Monday, 20 November 2006

langford's skrapbook

Some extracts from a miscellany, called skrapbook, compiled by Dave Langford for the UK magazine The Skeptic, first published in The Skeptic vol 18 no 3, Autumn 2005:

• Terry Pratchett reminisces about strange encounters in the days before he reached best-selling fame:
"I remember, as a journalist, patiently investigating the claims of some apparently perfectly normal people who had, once you worked out the details of the glowing hemisphere that they had seen, watched the sun set."
(In correspondence, 1991)

• Diana Wynne Jones, a leading children's fantasy author whom genre insiders rate much higher than J.K. Rowling, sings the praises of Alternative Medicine:
"I don't think I've ever been so ill so long and so bizarrely. I mean, I know ridiculous things are always happening to me, but who else in your acquaintance gets themselves poisoned by a homeopath? My agent kept ringing me up and protesting, 'But they mix it with water so many times that they don't give you enough to poison you!' Yes, they did. Did you know that in the back-to-front world of homeopathy, the more times you dilute a given poison, the more potent it is said to be? The one I went to kept bleating that she knew I was likely to react strongly, so she only gave me a very low potency -- in other words, she gave me quite a hefty dose of some obscure poison, and my body, being unacquainted with Looking Glass World medicine, promptly went on the blink for three months. I feel quite sorry for it."
(In correspondence, 1991)
-- Which reminds me that after an uncritical BBC programme on homeopathy in the 1980s, the SF author Bob Shaw (sadly no longer with us) sent a wide-eyed letter to the Radio Times asking whether, by the theory of Dilution Is Strength, you should give children twice as many pills as you would take yourself. He was severely dealt with in the letter column. Any dilution or addition made by a layman, it seems, would not be a true homeopathic process and would not count; and the kids should get a half pill just as in real life. The logic of all this is elusive.

• Again in the world of science fiction, I've been hearing about the Seattle-based rock band Blöödhag which promotes books, and whose lyrics are all about SF authors. For example, this haunting couplet from the song "Alfred Bester":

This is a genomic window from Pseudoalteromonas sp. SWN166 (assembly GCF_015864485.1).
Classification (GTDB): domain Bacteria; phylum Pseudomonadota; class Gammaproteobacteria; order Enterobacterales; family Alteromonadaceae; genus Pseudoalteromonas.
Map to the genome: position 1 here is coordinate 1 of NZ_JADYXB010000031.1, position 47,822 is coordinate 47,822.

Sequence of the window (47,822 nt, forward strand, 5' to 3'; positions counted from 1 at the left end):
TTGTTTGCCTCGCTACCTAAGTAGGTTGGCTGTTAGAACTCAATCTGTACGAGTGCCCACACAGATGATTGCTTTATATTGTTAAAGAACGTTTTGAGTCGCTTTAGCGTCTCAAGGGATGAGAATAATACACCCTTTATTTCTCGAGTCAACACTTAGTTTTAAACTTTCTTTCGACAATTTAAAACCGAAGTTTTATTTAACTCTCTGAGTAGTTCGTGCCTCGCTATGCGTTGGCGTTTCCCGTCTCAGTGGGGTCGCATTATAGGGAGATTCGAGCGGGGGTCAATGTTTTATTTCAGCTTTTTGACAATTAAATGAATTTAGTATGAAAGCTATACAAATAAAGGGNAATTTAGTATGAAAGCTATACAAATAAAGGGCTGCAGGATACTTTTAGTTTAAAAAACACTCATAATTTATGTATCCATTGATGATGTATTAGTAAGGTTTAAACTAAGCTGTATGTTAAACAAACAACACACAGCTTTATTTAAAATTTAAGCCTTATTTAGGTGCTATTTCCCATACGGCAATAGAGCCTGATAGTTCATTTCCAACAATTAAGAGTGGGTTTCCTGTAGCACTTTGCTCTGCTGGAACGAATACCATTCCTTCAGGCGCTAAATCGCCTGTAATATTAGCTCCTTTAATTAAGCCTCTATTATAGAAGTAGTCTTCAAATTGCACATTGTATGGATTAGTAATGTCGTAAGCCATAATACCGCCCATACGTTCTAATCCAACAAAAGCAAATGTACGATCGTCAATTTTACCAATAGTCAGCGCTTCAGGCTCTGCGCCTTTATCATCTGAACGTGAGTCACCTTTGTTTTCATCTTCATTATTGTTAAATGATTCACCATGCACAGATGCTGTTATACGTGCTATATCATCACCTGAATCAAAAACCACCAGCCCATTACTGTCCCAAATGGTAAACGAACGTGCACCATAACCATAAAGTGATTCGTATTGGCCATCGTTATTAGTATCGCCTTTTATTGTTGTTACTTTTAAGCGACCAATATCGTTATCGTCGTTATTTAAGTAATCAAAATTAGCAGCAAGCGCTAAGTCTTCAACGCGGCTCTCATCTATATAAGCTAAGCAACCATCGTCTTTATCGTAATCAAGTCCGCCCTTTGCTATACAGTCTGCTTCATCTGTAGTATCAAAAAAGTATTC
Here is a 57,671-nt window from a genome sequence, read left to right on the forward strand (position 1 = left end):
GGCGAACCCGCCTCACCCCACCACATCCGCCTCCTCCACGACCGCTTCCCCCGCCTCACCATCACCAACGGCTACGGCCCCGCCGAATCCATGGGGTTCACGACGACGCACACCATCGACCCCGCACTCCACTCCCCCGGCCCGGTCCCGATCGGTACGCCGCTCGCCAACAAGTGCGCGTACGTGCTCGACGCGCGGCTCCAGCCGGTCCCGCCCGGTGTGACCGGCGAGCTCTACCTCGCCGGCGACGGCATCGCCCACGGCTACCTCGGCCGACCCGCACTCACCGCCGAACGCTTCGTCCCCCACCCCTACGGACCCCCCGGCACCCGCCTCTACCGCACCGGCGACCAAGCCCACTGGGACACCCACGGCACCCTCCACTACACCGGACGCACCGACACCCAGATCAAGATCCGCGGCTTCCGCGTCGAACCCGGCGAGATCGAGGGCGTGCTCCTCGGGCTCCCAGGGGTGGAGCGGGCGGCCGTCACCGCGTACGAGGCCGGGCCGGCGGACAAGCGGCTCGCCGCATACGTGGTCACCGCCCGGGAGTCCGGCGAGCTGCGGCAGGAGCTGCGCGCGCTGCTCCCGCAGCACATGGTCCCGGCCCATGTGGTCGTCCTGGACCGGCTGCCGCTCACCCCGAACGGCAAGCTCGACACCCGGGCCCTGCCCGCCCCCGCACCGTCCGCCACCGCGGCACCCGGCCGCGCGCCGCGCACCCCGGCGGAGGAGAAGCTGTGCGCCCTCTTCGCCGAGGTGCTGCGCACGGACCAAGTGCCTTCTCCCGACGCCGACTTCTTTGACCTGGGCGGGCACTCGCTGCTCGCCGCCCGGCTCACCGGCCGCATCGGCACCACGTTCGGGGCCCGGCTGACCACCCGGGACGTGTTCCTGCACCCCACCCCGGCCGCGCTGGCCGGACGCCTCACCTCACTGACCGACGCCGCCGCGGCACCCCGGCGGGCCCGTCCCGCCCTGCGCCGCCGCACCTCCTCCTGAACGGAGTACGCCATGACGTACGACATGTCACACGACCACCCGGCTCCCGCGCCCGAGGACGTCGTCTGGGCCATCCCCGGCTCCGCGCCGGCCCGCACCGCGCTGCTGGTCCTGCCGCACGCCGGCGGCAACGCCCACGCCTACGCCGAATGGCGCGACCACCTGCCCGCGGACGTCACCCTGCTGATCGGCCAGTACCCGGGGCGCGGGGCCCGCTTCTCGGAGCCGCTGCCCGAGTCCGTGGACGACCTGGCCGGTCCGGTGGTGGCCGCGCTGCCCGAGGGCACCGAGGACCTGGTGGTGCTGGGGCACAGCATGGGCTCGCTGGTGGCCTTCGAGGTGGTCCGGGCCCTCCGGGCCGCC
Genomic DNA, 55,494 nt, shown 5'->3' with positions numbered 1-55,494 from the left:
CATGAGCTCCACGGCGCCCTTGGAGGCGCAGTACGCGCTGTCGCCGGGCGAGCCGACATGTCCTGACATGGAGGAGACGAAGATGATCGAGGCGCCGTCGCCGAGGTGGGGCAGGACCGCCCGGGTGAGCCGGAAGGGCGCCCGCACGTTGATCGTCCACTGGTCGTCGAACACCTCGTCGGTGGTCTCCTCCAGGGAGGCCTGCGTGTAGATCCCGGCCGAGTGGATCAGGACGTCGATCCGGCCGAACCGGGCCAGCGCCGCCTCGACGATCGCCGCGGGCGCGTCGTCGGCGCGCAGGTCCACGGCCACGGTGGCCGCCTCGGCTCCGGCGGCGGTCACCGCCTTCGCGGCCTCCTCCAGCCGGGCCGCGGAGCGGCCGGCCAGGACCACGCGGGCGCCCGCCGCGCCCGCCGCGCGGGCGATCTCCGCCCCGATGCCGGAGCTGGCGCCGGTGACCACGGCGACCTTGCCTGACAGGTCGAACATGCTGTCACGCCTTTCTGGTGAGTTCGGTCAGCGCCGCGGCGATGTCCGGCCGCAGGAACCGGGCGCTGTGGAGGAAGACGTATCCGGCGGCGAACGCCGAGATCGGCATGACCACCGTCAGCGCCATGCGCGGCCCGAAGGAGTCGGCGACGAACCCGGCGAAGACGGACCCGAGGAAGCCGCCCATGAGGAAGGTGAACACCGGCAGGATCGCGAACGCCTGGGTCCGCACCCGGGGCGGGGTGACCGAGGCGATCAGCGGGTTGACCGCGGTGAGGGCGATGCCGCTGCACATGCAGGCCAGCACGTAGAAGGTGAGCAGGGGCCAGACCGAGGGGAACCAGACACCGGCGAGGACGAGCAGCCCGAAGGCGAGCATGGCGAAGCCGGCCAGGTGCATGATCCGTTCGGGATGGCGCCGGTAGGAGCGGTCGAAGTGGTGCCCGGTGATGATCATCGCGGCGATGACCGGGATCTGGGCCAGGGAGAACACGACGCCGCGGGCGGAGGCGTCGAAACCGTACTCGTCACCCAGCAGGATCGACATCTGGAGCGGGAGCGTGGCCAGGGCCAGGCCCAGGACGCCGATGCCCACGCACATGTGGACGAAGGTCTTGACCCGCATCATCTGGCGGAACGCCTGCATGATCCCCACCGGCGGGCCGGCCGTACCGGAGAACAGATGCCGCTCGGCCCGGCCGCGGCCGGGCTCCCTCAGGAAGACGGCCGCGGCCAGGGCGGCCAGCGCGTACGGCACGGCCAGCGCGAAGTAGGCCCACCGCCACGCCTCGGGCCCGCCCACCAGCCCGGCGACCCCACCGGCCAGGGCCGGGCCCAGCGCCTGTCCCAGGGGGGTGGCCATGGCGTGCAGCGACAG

When Campbell fell under L.Ron's spell
Alfred said, "[something awful]."
Of course Bester, an author with a living to earn, said nothing of the sort when John W. Campbell -- the incredibly influential editor of Astounding SF magazine -- fell for Dianetics in the 1950s and started babbling things like "It was discovered by L. Ron Hubbard, and he will win the Nobel Peace Prize for it." Bester describes the embarrassing lunch with Campbell that followed:
"Suddenly he stood up and towered over me. 'You can drive your memory back to the womb,' he said. 'You can do it if you release every block, clear yourself and remember. Try it.'
"'Now?'
"'Now. Think. Think back. Clear yourself. Remember? You can remember when your mother tried to abort you with a buttonhook. You've never stopped hating her for it.'
"Around me there were cries of 'BLT down, hold the mayo. Eighty-six on the English. Combo rye, relish. Coffee shake, pick up.' And here was this grim tackle standing over me, practising dianetics without a license. The scene was so lunatic that I began to tremble with suppressed laughter. I prayed, 'Help me out of this, please. Don't let me laugh in his face. Show me a way out.' God showed me. I looked up at Campbell and said, 'You're absolutely right, Mr. Campbell, but the emotional wounds are too much to bear. I can't go on with this.'
"He was completely satisfied. 'Yes, I could see you were shaking.' ..."
(Alfred Bester, "My Affair with Science Fiction", 1975)

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